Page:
What’s the breakdown between the commercial and residential side? When you started, I know the platform’s users skewed toward commercial. Is that still true?
We’re still very heavily commercial. The other thing we’ve been really successful in is penetrating corporate users. We now have users at over 25 percent of the Fortune 1000—hotel chains, cruise lines, fast food chains.
Is growing the residential business a focus with this funding?
[That will be] one of the big uses. We will be rolling out a platform toward the middle or the later part of the year, our sister to Material Bank, that focuses on residential.
Is the business model different for the residential market?
We’ll be doing the exact same thing: helping to search, sample and specify materials and product finishes on residential products. It’ll be slightly different—we think it will be even bigger on a scale—but it's a similar model.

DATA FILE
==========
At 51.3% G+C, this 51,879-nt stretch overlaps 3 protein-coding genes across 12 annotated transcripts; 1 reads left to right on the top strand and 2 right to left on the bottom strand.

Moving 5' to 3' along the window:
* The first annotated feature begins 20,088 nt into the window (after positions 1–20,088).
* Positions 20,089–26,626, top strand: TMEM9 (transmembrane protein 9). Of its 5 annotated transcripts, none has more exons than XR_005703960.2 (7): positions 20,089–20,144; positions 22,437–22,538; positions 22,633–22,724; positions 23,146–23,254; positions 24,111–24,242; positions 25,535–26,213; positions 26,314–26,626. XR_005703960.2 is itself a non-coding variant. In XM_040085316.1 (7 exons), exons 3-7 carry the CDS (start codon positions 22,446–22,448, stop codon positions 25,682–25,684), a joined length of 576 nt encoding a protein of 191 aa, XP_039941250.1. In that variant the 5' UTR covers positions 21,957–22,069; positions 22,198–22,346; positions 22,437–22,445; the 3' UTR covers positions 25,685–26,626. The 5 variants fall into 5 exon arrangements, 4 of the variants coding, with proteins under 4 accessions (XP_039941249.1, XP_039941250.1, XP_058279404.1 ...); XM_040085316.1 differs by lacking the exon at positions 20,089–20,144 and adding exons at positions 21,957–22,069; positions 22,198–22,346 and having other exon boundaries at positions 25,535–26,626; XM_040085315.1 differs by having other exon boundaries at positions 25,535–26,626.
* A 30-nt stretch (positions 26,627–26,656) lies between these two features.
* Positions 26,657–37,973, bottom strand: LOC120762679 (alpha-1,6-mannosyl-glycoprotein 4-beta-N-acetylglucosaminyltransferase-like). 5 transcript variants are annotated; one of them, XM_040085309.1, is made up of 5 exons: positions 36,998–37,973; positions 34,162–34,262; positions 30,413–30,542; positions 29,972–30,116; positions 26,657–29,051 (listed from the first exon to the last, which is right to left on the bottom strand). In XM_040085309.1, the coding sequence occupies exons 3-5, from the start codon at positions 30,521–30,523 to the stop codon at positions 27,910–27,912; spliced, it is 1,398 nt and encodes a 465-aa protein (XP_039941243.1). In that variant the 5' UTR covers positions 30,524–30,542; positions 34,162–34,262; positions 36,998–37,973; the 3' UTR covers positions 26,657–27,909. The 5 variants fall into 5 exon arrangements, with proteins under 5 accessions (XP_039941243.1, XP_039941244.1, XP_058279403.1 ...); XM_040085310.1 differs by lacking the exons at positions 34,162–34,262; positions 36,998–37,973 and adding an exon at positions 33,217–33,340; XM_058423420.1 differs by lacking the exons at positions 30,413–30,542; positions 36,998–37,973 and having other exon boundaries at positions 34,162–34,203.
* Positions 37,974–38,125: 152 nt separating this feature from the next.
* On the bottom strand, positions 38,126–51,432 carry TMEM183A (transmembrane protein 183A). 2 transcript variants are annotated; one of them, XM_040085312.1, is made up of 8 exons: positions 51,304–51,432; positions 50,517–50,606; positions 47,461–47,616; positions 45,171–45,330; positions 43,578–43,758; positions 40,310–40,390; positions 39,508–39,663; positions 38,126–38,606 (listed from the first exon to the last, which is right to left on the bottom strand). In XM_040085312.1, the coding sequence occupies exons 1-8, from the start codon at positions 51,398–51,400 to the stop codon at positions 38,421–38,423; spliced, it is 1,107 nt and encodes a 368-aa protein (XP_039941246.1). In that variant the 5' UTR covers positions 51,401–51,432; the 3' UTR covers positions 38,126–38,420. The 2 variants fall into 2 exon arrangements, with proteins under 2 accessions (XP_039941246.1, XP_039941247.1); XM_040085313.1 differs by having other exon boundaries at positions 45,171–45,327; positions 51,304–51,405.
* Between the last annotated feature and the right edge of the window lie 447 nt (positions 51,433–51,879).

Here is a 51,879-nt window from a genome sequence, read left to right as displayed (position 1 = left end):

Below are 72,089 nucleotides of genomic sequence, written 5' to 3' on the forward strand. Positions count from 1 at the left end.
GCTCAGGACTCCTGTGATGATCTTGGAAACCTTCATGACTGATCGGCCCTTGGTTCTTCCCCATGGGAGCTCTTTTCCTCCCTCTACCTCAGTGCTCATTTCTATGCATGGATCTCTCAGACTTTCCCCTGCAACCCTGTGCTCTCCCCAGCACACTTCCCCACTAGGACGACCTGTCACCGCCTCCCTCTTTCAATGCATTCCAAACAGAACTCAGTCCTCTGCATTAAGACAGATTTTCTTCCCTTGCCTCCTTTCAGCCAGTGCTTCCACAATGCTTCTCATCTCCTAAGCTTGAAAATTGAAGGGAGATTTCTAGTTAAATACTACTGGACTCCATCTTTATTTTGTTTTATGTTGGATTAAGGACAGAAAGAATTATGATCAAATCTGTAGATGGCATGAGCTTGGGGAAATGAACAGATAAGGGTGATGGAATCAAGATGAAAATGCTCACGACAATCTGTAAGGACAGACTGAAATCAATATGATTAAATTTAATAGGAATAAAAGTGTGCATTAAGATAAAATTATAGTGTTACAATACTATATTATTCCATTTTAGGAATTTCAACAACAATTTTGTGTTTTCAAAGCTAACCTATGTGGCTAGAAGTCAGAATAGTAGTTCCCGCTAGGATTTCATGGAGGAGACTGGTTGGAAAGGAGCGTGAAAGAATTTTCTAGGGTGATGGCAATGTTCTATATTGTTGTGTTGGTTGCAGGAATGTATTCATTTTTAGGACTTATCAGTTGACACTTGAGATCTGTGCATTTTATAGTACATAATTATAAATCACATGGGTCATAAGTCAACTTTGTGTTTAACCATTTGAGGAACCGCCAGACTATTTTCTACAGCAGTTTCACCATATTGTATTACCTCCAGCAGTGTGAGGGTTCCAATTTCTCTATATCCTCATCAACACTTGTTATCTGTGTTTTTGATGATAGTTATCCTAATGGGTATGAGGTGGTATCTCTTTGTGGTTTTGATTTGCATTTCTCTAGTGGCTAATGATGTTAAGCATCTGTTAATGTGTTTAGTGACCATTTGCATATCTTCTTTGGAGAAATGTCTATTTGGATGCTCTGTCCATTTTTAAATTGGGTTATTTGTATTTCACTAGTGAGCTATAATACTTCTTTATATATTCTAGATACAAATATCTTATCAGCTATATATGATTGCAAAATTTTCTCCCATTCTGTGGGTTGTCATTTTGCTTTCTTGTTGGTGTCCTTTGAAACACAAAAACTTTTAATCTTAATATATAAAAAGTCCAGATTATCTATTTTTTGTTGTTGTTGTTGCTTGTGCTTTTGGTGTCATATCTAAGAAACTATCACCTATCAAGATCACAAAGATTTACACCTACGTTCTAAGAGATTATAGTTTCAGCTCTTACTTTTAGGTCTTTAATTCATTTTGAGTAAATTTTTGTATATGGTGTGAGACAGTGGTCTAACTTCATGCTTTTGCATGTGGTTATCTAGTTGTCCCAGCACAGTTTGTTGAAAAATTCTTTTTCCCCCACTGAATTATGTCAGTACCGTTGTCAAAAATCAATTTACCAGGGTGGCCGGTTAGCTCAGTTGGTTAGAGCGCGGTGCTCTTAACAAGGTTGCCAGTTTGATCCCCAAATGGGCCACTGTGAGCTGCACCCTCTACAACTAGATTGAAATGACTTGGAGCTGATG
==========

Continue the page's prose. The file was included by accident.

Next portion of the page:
I’ve heard from some residential brands—textiles brands in particular—that they can’t quite afford to participate. Is that what you’re hoping to solve with the residential focus?
Exactly right. We love the small brands as much as the big brands, and we really feel that there will be more and more ways to help the smaller brands.
Breaking down some of the bigger initiatives you’ll be using this funding for—scaling infrastructure is among them. What does that mean?
We just moved from an 80,000-square-foot building to a brand-new building down the street, which is almost 400,000 square feet. It’s a monster. It employs hundreds of people, we’ve got 150 robots, and we work literally around the clock—on any given night, we transact tens and tens of thousands of materials and put them in thousands of designers’ hands. So in terms of infrastructure, we’ve been making a lot of investments there.